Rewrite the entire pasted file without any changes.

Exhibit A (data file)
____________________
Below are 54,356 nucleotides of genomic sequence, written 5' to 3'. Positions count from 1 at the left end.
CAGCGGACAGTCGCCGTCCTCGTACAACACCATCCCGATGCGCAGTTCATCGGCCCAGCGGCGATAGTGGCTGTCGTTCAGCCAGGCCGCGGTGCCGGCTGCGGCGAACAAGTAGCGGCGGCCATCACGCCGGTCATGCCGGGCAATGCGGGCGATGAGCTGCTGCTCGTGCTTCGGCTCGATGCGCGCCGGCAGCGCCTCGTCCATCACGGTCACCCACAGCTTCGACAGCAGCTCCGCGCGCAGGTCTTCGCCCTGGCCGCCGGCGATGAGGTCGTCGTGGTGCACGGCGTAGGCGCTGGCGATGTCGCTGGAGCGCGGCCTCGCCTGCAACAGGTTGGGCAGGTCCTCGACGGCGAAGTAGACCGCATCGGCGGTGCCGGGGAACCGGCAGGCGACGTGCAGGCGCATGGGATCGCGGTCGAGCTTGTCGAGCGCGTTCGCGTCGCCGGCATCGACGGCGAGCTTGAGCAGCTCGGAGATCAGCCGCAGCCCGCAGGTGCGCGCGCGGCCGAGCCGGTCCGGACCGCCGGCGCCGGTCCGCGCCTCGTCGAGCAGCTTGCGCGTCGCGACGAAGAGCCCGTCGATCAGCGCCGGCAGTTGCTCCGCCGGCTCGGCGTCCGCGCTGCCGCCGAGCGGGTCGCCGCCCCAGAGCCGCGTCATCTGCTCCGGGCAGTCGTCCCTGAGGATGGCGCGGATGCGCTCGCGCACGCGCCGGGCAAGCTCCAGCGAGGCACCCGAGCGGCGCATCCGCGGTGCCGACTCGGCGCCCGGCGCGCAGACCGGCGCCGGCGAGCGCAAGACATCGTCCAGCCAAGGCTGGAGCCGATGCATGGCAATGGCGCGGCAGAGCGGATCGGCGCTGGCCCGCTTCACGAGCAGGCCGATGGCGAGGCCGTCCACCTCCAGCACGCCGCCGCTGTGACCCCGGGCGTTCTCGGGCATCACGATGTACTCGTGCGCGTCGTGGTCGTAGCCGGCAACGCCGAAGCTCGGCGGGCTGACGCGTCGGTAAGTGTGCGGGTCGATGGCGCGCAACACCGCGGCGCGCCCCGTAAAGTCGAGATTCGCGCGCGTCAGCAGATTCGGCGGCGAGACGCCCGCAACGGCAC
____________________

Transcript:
Below are 54,356 nucleotides of genomic sequence, written 5' to 3'. Positions count from 1 at the left end.
CAGCGGACAGTCGCCGTCCTCGTACAACACCATCCCGATGCGCAGTTCATCGGCCCAGCGGCGATAGTGGCTGTCGTTCAGCCAGGCCGCGGTGCCGGCTGCGGCGAACAAGTAGCGGCGGCCATCACGCCGGTCATGCCGGGCAATGCGGGCGATGAGCTGCTGCTCGTGCTTCGGCTCGATGCGCGCCGGCAGCGCCTCGTCCATCACGGTCACCCACAGCTTCGACAGCAGCTCCGCGCGCAGGTCTTCGCCCTGGCCGCCGGCGATGAGGTCGTCGTGGTGCACGGCGTAGGCGCTGGCGATGTCGCTGGAGCGCGGCCTCGCCTGCAACAGGTTGGGCAGGTCCTCGACGGCGAAGTAGACCGCATCGGCGGTGCCGGGGAACCGGCAGGCGACGTGCAGGCGCATGGGATCGCGGTCGAGCTTGTCGAGCGCGTTCGCGTCGCCGGCATCGACGGCGAGCTTGAGCAGCTCGGAGATCAGCCGCAGCCCGCAGGTGCGCGCGCGGCCGAGCCGGTCCGGACCGCCGGCGCCGGTCCGCGCCTCGTCGAGCAGCTTGCGCGTCGCGACGAAGAGCCCGTCGATCAGCGCCGGCAGTTGCTCCGCCGGCTCGGCGTCCGCGCTGCCGCCGAGCGGGTCGCCGCCCCAGAGCCGCGTCATCTGCTCCGGGCAGTCGTCCCTGAGGATGGCGCGGATGCGCTCGCGCACGCGCCGGGCAAGCTCCAGCGAGGCACCCGAGCGGCGCATCCGCGGTGCCGACTCGGCGCCCGGCGCGCAGACCGGCGCCGGCGAGCGCAAGACATCGTCCAGCCAAGGCTGGAGCCGATGCATGGCAATGGCGCGGCAGAGCGGATCGGCGCTGGCCCGCTTCACGAGCAGGCCGATGGCGAGGCCGTCCACCTCCAGCACGCCGCCGCTGTGACCCCGGGCGTTCTCGGGCATCACGATGTACTCGTGCGCGTCGTGGTCGTAGCCGGCAACGCCGAAGCTCGGCGGGCTGACGCGTCGGTAAGTGTGCGGGTCGATGGCGCGCAACACCGCGGCGCGCCCCGTAAAGTCGAGATTCGCGCGCGTCAGCAGATTCGGCGGCGAGACGCCCGCAACGGCAC